This Short-Bed, Stick-Shift Jeep Comanche Might Be the Perfect Used Pickup 

Shut up and take (some of) my money (because it's really not too expensive).

JD Thompson via Facebook

Most of us know that the Gladiator is not Jeep’s first foray into the pickup market. Back in the 1980s, the company released the Comanche, which was arguably a lot cooler than the new truck thanks to its ruggedness and utilitarian demeanor. The Comanche eventually fell victim to poor sales and a shifting corporate structure at Chrysler, where the company wanted to center pickup production under the Dodge brand. Even so, Jeep made plenty of Comanches over years, so you can find them on the used market fairly easily. In turn, they’re usually reasonably priced—like this short-bed, stick-shift model from 1988 that’s perfectly spec’d for a simple-but-clean pickup.

The Comanche was based on the Jeep Cherokee, and it touted many of the features that enthusiasts loved about the era including the legendary AMC/Jeep 4.0-liter inline-six and a five-speed manual transmission. The seller notes that the body on this example needs some touch-up work, but says that the undercarriage is clean. It's currently listed in Florida, so cold weather likely hasn't had a chance to completely ruin the truck's sheet metal.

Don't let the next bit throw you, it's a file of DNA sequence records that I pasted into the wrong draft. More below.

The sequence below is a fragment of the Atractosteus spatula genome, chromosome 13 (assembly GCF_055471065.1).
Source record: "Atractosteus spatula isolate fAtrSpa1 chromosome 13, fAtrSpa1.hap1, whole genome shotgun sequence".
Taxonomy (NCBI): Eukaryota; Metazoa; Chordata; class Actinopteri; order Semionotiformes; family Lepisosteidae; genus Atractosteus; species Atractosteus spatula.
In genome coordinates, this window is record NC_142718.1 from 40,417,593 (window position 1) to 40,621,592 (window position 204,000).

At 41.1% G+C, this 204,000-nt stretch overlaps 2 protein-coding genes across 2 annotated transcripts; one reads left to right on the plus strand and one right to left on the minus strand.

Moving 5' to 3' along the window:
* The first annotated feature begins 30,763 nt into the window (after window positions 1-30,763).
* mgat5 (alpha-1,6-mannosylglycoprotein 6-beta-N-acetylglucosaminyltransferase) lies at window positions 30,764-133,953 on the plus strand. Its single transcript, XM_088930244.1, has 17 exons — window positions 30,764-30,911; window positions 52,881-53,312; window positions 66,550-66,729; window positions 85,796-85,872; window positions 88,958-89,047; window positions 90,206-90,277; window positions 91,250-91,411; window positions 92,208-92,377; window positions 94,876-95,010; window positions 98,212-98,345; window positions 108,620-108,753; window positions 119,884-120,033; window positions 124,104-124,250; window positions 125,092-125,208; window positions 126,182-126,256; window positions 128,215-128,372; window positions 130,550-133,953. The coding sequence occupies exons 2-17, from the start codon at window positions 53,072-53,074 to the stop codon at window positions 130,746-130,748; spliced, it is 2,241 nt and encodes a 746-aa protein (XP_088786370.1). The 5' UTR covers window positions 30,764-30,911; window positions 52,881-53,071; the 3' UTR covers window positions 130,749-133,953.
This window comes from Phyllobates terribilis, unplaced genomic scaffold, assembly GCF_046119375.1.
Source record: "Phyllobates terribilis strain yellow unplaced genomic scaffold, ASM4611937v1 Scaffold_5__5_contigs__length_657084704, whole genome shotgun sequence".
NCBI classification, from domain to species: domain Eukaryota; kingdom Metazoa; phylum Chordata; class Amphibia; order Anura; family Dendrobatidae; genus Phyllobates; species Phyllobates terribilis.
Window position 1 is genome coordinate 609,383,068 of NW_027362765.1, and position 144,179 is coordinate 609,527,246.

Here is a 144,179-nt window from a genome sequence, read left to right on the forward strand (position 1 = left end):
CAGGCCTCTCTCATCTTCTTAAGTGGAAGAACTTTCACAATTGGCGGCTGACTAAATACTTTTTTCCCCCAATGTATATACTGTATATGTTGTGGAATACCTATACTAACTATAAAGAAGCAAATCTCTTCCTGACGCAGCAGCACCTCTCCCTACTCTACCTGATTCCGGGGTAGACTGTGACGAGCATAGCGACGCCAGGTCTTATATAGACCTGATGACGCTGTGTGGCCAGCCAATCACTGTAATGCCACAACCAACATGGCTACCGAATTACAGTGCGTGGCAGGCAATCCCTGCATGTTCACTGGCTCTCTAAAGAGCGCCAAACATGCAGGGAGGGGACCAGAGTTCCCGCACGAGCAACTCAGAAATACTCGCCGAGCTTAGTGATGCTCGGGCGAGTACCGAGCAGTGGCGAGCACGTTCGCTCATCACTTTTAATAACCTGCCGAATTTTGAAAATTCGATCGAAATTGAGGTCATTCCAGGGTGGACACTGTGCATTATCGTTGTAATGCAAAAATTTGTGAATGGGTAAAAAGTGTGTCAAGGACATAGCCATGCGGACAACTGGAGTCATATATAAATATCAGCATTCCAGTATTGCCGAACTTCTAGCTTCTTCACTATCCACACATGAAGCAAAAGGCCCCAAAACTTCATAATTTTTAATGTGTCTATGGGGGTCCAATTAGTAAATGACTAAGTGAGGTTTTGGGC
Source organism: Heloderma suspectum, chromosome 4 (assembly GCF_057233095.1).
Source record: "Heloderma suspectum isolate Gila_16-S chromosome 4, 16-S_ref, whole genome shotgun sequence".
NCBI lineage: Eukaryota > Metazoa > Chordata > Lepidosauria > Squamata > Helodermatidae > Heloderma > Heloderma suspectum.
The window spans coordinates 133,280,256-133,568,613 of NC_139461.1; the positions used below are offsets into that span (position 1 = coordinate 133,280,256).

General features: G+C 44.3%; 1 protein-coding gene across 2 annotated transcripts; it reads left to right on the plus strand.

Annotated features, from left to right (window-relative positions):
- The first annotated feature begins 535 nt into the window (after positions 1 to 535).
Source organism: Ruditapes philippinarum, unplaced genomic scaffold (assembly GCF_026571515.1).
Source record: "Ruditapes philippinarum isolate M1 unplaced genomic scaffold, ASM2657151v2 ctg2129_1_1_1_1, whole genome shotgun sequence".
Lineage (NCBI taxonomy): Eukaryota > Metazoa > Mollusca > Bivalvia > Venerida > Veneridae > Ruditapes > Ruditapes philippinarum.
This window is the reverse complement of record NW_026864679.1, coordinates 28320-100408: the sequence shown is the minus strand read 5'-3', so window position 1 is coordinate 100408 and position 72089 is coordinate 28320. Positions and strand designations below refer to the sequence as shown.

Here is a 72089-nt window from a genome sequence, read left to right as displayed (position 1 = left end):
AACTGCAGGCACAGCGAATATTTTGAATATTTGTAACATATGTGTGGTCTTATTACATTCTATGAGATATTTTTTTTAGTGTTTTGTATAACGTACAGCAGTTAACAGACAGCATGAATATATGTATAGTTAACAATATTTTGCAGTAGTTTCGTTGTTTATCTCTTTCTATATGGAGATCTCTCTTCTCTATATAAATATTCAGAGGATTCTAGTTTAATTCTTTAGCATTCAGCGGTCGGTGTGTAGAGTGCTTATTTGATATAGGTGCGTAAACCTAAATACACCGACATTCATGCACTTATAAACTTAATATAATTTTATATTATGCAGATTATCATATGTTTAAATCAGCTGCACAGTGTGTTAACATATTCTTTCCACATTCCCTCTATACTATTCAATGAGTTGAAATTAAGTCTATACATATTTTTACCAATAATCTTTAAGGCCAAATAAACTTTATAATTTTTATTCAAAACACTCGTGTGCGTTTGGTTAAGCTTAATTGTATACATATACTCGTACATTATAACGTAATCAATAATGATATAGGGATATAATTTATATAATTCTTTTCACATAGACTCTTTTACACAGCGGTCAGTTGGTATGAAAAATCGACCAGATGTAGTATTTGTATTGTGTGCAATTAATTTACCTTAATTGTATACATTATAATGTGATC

Though it’s rocking 181,000 miles, the seller has replaced a laundry list of parts on the Jeep, including the fuel tank, radiator, battery, U-joints, and exhaust. There's plenty more you could do to this Rad-era truck, though there likely isn't much you should do. It has all the musts—four-wheel-drive, a stick shift, and a torquey engine perfect for doing a little work or heading off-road. Anymore might be overkill.

As for the interior, it's been upgraded with leather buckets from a Chrysler Pacifica and a Jeep Cherokee center console. The truck is undoubtedly pretty clean both inside and out, so someone will get a good deal on a capable and usable daily driver if they so choose.

JD Thompson via Facebook Marketplace

All in all, $7,500 (or best offer—this seller clearly doesn’t “know what he has”) is a solid price for the Comanche, even with the minor work it apparently needs. 

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